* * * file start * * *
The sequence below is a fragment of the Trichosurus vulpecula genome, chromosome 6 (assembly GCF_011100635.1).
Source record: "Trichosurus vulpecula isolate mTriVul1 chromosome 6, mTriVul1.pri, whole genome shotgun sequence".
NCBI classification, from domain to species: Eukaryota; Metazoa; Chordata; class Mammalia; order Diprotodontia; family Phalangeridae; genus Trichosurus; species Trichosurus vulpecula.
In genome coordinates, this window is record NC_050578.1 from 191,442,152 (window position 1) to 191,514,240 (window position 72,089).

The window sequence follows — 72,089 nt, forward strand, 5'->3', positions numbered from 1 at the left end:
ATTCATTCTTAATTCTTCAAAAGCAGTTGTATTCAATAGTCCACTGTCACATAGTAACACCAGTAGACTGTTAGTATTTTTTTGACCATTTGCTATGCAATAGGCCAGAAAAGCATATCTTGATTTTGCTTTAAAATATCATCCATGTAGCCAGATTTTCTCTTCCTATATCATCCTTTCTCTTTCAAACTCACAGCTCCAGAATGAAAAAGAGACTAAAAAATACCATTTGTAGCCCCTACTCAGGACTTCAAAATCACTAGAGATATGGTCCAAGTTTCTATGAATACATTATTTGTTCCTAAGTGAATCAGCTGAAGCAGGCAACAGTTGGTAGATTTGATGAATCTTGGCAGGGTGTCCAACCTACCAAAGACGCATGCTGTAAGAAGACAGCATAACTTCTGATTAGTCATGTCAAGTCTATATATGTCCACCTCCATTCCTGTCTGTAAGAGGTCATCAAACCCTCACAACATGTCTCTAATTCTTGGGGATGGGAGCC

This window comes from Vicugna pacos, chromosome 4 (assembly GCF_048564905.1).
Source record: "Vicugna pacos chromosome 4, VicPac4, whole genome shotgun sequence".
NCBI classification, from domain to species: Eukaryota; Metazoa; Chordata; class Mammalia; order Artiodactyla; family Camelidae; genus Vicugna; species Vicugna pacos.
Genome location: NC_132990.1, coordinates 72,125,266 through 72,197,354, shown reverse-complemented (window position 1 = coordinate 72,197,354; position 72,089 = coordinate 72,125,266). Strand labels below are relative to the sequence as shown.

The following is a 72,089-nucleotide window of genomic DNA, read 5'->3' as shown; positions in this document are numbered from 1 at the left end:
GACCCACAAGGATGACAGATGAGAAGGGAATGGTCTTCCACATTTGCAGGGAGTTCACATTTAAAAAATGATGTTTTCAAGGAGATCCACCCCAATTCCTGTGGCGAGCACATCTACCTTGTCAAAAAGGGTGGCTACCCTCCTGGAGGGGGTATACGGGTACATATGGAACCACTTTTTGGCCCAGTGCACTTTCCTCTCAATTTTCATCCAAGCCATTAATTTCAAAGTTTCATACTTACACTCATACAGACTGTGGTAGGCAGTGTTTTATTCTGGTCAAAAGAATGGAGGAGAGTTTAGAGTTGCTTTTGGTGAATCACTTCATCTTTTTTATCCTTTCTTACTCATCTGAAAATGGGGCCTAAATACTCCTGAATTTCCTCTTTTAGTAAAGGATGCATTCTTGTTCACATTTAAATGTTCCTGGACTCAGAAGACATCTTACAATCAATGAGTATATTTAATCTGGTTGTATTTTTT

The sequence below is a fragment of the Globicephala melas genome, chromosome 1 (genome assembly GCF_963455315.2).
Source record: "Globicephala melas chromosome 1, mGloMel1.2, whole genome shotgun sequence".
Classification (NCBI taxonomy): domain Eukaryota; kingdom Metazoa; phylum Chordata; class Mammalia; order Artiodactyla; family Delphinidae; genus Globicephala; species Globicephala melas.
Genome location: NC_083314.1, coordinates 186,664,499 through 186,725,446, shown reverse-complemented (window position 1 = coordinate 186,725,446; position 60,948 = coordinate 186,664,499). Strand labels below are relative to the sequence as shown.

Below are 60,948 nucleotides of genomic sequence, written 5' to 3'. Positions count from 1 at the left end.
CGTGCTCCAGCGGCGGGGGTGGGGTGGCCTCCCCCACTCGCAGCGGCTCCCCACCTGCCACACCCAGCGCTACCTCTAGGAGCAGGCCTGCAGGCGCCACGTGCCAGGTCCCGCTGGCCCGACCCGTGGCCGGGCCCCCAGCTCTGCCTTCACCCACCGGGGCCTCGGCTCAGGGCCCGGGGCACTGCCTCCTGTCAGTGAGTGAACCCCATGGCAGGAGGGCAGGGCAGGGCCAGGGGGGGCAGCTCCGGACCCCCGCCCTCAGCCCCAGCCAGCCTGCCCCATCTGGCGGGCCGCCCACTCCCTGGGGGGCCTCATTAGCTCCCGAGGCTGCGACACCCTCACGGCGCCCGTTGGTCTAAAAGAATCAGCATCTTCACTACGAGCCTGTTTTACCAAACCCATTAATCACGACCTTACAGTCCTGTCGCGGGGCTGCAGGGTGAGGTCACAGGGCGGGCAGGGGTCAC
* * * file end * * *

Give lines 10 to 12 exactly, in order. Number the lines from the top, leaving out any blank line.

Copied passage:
Genome location: NC_132990.1, coordinates 72,125,266 through 72,197,354, shown reverse-complemented (window position 1 = coordinate 72,197,354; position 72,089 = coordinate 72,125,266). Strand labels below are relative to the sequence as shown.

The following is a 72,089-nucleotide window of genomic DNA, read 5'->3' as shown; positions in this document are numbered from 1 at the left end:
GACCCACAAGGATGACAGATGAGAAGGGAATGGTCTTCCACATTTGCAGGGAGTTCACATTTAAAAAATGATGTTTTCAAGGAGATCCACCCCAATTCCTGTGGCGAGCACATCTACCTTGTCAAAAAGGGTGGCTACCCTCCTGGAGGGGGTATACGGGTACATATGGAACCACTTTTTGGCCCAGTGCACTTTCCTCTCAATTTTCATCCAAGCCATTAATTTCAAAGTTTCATACTTACACTCATACAGACTGTGGTAGGCAGTGTTTTATTCTGGTCAAAAGAATGGAGGAGAGTTTAGAGTTGCTTTTGGTGAATCACTTCATCTTTTTTATCCTTTCTTACTCATCTGAAAATGGGGCCTAAATACTCCTGAATTTCCTCTTTTAGTAAAGGATGCATTCTTGTTCACATTTAAATGTTCCTGGACTCAGAAGACATCTTACAATCAATGAGTATATTTAATCTGGTTGTATTTTTT